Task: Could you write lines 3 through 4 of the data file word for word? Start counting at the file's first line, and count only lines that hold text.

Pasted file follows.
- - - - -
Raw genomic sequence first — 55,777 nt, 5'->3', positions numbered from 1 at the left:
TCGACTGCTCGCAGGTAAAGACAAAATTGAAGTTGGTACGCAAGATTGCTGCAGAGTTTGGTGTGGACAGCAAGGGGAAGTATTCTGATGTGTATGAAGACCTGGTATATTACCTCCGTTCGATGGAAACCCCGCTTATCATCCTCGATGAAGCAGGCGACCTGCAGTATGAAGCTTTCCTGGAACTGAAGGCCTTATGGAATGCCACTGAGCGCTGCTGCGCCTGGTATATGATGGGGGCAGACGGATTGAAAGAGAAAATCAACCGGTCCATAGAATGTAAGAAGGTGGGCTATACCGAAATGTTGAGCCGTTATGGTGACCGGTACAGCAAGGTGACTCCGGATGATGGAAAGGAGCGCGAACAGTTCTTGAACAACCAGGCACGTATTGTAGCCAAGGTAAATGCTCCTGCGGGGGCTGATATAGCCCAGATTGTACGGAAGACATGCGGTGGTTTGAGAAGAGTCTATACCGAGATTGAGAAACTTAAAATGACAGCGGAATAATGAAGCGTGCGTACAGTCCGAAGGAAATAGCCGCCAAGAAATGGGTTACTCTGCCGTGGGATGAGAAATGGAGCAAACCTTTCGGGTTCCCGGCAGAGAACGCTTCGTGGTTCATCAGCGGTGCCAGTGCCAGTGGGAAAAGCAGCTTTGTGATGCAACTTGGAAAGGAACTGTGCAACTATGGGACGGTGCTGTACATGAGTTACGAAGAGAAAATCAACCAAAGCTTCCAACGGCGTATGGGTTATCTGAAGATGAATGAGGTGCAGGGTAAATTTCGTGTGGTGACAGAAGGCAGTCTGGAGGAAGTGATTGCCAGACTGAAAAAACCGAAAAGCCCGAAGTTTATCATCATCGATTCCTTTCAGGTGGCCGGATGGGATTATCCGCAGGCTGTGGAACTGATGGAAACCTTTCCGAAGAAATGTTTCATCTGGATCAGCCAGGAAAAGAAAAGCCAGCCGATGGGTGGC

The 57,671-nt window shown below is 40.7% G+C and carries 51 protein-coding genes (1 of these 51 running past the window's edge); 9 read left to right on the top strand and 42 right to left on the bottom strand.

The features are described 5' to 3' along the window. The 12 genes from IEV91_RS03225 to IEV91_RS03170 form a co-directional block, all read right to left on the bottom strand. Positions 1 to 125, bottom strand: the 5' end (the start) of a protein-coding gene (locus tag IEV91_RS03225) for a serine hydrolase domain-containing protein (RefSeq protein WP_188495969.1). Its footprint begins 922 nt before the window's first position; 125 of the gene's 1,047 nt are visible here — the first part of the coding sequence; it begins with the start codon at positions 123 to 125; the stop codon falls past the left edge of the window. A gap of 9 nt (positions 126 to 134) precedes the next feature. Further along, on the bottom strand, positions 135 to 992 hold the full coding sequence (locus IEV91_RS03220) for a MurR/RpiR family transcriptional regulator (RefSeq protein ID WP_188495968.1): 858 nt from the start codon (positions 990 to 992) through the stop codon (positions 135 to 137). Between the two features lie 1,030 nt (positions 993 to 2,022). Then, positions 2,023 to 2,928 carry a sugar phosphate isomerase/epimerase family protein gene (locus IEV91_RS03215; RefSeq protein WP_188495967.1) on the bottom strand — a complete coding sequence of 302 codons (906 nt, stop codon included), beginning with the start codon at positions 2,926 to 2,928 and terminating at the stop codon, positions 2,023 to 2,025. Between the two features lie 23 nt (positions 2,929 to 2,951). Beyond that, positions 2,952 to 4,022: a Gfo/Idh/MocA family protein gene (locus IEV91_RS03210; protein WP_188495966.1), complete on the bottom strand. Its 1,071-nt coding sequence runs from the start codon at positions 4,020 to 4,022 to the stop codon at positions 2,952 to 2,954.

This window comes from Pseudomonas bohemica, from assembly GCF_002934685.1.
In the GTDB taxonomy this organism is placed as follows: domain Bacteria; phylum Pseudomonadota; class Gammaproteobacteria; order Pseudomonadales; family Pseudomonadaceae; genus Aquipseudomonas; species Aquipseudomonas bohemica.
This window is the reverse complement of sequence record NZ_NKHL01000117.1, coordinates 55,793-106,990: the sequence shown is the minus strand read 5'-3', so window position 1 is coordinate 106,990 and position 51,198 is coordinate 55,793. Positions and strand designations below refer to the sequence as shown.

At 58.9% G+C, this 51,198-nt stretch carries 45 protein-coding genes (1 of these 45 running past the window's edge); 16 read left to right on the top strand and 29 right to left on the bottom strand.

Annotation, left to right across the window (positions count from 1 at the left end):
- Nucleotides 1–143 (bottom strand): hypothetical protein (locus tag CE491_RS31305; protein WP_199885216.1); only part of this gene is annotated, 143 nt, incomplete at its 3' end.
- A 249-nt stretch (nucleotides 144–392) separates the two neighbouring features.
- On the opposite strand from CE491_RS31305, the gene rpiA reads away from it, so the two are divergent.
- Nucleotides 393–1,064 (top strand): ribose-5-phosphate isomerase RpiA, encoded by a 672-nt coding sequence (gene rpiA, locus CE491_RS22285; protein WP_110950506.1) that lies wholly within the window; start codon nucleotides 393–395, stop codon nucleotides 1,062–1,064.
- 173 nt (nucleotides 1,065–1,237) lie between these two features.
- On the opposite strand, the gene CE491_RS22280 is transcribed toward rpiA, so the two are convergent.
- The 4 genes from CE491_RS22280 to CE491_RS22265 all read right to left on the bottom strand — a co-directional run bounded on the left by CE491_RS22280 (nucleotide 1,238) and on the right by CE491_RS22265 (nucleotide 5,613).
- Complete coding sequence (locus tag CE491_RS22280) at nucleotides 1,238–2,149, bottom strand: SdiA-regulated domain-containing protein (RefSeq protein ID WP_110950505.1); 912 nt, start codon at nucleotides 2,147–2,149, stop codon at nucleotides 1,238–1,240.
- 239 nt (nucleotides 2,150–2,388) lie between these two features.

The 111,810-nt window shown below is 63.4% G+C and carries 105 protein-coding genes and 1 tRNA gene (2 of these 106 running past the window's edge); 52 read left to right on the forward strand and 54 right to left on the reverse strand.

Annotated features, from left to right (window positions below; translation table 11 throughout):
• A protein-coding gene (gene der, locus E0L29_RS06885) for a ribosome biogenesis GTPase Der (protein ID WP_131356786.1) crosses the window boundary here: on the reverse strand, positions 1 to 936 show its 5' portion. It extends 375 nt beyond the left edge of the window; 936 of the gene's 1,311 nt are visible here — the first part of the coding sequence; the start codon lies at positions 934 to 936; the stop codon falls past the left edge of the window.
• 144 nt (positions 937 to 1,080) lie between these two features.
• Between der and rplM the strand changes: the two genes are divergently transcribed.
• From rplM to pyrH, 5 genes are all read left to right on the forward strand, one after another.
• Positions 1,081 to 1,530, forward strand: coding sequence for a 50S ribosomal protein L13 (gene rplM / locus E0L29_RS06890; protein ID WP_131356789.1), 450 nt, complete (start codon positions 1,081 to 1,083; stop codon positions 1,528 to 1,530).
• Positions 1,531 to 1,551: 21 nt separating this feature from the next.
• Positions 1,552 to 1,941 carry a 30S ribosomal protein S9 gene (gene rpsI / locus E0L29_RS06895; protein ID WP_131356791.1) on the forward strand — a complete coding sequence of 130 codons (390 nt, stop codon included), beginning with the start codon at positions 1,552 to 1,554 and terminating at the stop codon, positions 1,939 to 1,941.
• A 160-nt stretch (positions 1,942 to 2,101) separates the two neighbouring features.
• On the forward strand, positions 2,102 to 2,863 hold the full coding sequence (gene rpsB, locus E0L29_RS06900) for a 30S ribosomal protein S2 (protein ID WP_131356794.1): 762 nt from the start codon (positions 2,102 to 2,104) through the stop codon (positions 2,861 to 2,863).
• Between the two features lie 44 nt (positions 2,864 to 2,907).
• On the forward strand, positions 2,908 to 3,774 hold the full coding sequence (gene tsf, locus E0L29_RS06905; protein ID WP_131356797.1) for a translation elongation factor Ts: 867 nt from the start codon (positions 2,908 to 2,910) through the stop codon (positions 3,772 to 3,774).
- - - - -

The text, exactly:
The 57,671-nt window shown below is 40.7% G+C and carries 51 protein-coding genes (1 of these 51 running past the window's edge); 9 read left to right on the top strand and 42 right to left on the bottom strand.

The features are described 5' to 3' along the window. The 12 genes from IEV91_RS03225 to IEV91_RS03170 form a co-directional block, all read right to left on the bottom strand. Positions 1 to 125, bottom strand: the 5' end (the start) of a protein-coding gene (locus tag IEV91_RS03225) for a serine hydrolase domain-containing protein (RefSeq protein WP_188495969.1). Its footprint begins 922 nt before the window's first position; 125 of the gene's 1,047 nt are visible here — the first part of the coding sequence; it begins with the start codon at positions 123 to 125; the stop codon falls past the left edge of the window. A gap of 9 nt (positions 126 to 134) precedes the next feature. Further along, on the bottom strand, positions 135 to 992 hold the full coding sequence (locus IEV91_RS03220) for a MurR/RpiR family transcriptional regulator (RefSeq protein ID WP_188495968.1): 858 nt from the start codon (positions 990 to 992) through the stop codon (positions 135 to 137). Between the two features lie 1,030 nt (positions 993 to 2,022). Then, positions 2,023 to 2,928 carry a sugar phosphate isomerase/epimerase family protein gene (locus IEV91_RS03215; RefSeq protein WP_188495967.1) on the bottom strand — a complete coding sequence of 302 codons (906 nt, stop codon included), beginning with the start codon at positions 2,926 to 2,928 and terminating at the stop codon, positions 2,023 to 2,025. Between the two features lie 23 nt (positions 2,929 to 2,951). Beyond that, positions 2,952 to 4,022: a Gfo/Idh/MocA family protein gene (locus IEV91_RS03210; protein WP_188495966.1), complete on the bottom strand. Its 1,071-nt coding sequence runs from the start codon at positions 4,020 to 4,022 to the stop codon at positions 2,952 to 2,954.